Claimed Lawyer ProfileQ&A
- Gov & Administrative Law
- Personal Injury
Jurisdictions Admitted to Practice
- State Bar of Texas
- ID Number: 24107729
- Owner and Attorney
- Castilleja Law, PLLC
- St. Mary's University School of Law
- Texas Bar College
- State Bar of Texas  # 24107729
- - Current
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2 Questions Answered
- Q. I have every other weekend possession of my children and my weekend was at the start of spring break.
- A: This really depends on how the possession and access schedule is written in your court order. If you have every other weekend possession of your children, you may have a modified possession and access schedule. Under the Standard Possession Order (SPO), if you live within 100 miles of the other parent, the non-custodial parent has the right to possession: * 1st, 3rd, and 5th weekends of every month * Thursday evenings during the school year, *alternating holidays, and *an extended period of time (30 days) during summer vacation. Under the SPO, Spring Break is usually alternated. Take a look at the order and see if special provisions were written that deal with spring break and the weekends before and after spring break. You may consider consulting with an attorney in your area as well.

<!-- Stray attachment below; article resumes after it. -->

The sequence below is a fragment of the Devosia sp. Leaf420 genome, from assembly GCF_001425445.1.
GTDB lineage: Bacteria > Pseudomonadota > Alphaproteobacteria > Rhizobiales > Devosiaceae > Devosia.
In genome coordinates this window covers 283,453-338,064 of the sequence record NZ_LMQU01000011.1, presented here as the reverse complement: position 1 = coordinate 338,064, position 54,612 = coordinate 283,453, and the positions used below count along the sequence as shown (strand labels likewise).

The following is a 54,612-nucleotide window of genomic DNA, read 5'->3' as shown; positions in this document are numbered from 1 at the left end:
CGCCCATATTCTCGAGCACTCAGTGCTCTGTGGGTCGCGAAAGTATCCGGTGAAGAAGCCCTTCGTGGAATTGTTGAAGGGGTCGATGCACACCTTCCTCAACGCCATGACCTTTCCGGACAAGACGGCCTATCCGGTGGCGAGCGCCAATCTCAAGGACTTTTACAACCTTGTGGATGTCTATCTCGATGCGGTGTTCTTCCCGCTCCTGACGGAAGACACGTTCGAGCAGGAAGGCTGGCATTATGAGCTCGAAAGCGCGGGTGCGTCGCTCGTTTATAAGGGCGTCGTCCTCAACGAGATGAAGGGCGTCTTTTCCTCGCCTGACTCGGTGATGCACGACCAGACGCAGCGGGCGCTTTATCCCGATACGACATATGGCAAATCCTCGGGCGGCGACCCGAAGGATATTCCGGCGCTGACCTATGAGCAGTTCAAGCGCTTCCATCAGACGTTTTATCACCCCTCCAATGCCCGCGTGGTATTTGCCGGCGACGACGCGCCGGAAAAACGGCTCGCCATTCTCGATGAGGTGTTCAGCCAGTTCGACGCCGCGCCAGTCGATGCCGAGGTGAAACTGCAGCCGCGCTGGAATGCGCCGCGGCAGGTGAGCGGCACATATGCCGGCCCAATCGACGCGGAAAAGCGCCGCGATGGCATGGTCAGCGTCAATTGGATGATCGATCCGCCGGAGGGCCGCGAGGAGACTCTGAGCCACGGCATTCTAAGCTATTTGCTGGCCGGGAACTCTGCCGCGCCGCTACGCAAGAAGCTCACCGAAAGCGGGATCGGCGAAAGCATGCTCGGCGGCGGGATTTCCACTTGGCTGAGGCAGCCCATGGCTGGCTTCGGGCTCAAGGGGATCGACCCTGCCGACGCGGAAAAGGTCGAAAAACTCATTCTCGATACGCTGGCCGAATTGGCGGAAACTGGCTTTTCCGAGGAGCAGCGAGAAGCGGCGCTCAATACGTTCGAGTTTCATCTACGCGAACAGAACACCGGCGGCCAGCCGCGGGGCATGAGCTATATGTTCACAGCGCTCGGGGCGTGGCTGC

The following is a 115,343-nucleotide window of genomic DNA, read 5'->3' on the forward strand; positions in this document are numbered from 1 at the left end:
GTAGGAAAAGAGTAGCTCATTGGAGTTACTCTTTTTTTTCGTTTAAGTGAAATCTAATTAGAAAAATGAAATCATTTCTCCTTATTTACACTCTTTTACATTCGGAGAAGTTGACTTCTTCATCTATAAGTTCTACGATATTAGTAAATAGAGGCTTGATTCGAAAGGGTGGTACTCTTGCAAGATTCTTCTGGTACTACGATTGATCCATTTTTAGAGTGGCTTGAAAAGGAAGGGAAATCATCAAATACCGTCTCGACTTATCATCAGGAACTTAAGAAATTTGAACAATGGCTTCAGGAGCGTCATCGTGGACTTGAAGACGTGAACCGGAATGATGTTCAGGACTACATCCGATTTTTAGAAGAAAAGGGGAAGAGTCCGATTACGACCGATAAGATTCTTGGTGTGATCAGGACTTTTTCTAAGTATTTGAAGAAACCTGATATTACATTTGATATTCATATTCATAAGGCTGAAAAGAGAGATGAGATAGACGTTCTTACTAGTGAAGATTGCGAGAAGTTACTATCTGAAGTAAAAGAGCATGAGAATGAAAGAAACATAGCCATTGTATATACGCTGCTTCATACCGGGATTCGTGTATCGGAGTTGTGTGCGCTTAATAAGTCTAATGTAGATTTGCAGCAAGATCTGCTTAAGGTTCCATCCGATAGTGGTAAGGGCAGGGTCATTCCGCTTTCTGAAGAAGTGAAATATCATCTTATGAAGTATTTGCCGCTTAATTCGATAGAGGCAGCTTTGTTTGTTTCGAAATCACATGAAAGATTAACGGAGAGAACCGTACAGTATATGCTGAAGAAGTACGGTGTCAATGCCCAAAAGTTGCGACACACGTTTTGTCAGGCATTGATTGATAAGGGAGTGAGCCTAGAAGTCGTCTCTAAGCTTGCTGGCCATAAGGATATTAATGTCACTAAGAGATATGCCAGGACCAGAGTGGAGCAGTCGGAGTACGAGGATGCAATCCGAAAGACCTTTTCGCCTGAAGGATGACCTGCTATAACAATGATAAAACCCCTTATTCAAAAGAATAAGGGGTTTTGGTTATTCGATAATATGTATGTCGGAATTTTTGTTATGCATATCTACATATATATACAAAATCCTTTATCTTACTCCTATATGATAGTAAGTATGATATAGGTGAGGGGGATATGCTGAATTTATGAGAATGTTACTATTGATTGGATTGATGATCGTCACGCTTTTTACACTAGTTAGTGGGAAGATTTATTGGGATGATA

- Q. What can I say to the opposing party if I don’t want to provide my personal information in a custody battle?
- A: What the opposing attorney has sent you is known as discovery. You must respond with your answers and/or objections within 30 days of being served the discovery. If not, the opposing attorney can ask for sanctions against you from the court. Discovery can be tricky and there are different rules that apply to each type of discovery. Those rules can be found in the Texas Rules of Civil Procedure. A judge can order that you turn over this information to the opposing side. Moreover, under the Texas Family Code, you are required to provide your social security number, driver's license number, current residence address, mailing address, employer's name, employer's mailing address, and work telephone number for the final order. There is information on Texas Law Help regarding discovery, but I do not suggest attempting to do this on your own. You should consult with an attorney in your area as soon as possible.
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